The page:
- Heroes is becoming more and more ridiculous, and yet I still watch that show. It's getting interestingly weird now, haha. SR-F was like, "I'm not watching this anymore." Meanwhile, I got AG-F hooked on it, lol.

- AG-F in lab, turning on the computer: "I don't know why I turned the computer on. It's because it has a button. If it has a button, it must be pushed. It's a rule."

- Several times this week I've wanked (I suppose everyone's using this particular slang nowadays) twice within 2 hours. I feel like something's out of balance, because that's way more than usual for me. And now perhaps I've said too much.

- JR-M's girlfriend looks kind of like Allison Mack (from the show Smallville). They could be sisters, except JR-M's girlfriend has blue eyes.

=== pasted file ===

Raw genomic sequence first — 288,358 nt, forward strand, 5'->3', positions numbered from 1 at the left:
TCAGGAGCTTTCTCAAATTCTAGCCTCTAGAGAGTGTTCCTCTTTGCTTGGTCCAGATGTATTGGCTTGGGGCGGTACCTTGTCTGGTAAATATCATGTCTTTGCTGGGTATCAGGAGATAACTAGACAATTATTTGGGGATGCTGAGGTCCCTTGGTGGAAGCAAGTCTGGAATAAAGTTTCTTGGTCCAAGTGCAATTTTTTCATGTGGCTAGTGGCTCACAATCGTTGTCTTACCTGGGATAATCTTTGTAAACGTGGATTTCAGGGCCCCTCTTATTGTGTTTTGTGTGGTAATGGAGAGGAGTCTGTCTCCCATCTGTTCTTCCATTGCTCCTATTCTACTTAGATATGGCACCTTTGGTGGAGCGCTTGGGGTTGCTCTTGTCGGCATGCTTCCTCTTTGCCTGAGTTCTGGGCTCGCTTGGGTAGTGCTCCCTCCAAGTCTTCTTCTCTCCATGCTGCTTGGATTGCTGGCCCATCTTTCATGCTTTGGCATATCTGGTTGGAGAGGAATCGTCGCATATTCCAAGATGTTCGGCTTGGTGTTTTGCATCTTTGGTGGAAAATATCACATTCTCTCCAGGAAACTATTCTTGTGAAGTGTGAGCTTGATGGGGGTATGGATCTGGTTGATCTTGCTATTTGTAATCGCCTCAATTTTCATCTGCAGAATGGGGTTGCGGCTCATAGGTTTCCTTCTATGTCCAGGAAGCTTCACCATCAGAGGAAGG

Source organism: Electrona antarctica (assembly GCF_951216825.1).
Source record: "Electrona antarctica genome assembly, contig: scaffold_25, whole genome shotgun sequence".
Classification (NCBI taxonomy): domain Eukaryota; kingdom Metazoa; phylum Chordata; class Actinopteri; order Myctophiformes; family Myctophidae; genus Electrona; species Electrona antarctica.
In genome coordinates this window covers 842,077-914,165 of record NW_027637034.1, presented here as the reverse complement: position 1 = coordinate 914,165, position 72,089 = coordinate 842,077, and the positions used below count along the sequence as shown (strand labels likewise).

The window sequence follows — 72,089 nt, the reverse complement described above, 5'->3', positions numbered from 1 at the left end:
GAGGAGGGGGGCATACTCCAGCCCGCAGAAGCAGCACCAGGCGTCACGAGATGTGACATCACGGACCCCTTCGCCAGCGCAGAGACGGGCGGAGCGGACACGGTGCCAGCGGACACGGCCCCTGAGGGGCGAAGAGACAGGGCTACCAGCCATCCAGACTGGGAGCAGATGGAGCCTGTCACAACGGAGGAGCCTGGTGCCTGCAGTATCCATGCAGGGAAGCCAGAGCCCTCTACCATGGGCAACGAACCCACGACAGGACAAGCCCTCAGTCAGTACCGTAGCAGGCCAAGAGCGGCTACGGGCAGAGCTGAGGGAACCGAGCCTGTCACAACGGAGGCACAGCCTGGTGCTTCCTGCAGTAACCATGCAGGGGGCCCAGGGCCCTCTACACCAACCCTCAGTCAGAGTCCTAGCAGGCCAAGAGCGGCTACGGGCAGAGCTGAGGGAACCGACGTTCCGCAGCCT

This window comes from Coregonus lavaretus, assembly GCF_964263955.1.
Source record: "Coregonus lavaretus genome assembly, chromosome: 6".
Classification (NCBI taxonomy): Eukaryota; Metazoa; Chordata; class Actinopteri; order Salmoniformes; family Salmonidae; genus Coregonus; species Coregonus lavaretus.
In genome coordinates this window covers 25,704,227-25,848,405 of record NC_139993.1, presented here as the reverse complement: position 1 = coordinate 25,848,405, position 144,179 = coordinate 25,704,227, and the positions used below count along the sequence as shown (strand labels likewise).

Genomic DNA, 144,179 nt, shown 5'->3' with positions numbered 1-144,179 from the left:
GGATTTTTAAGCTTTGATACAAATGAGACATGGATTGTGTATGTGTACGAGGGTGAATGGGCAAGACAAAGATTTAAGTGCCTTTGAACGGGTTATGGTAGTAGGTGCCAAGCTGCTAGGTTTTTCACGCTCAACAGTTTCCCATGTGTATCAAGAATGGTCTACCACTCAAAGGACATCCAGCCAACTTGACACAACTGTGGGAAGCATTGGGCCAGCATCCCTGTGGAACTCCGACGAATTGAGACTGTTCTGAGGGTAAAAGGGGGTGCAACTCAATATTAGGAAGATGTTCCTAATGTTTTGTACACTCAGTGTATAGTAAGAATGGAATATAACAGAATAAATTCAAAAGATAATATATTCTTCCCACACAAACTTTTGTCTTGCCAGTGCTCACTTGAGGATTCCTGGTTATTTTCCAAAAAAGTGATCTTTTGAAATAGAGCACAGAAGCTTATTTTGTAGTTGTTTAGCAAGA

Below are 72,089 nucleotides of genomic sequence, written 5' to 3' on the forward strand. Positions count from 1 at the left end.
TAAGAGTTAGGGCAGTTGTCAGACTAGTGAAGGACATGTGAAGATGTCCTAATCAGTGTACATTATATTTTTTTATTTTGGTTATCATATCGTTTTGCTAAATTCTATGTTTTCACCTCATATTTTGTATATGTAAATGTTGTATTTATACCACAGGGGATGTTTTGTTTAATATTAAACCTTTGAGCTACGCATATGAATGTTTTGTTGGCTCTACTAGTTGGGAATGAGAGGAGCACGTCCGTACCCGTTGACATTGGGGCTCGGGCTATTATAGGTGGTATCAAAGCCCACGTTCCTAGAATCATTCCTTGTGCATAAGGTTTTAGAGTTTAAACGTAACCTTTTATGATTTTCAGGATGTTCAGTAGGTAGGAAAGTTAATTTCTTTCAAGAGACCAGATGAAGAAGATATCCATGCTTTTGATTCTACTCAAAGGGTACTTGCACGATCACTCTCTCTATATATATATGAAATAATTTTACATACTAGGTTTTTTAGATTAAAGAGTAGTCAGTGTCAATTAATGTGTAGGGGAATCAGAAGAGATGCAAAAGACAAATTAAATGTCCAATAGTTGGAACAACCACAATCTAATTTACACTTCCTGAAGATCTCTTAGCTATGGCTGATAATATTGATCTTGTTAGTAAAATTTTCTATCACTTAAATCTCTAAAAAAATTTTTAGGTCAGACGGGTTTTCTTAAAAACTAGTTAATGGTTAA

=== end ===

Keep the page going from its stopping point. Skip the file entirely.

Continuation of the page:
- When I go to sleep tonight, I'm not setting an alarm tomorrow. If I wake up at noon, so be it. And it will be glorious.

I think this brings my long week to a final close.

Friday, October 10, 2008

Long Week

It's been a very long week. I think I already posted about the symposium on aging I had to attend on Monday, so I won't discuss that further. I have a tendency to write a lot in my posts, so for those with short attention spans, I apologize but nothing's going to change overall. But tonight, as every minute of typing is one minute of precious sleep I won't be able to get, I'll restrict myself to 15 minutes as of right now. So if it takes me 15 minutes to type this, it'll certainly take you less than 15 minutes to read this.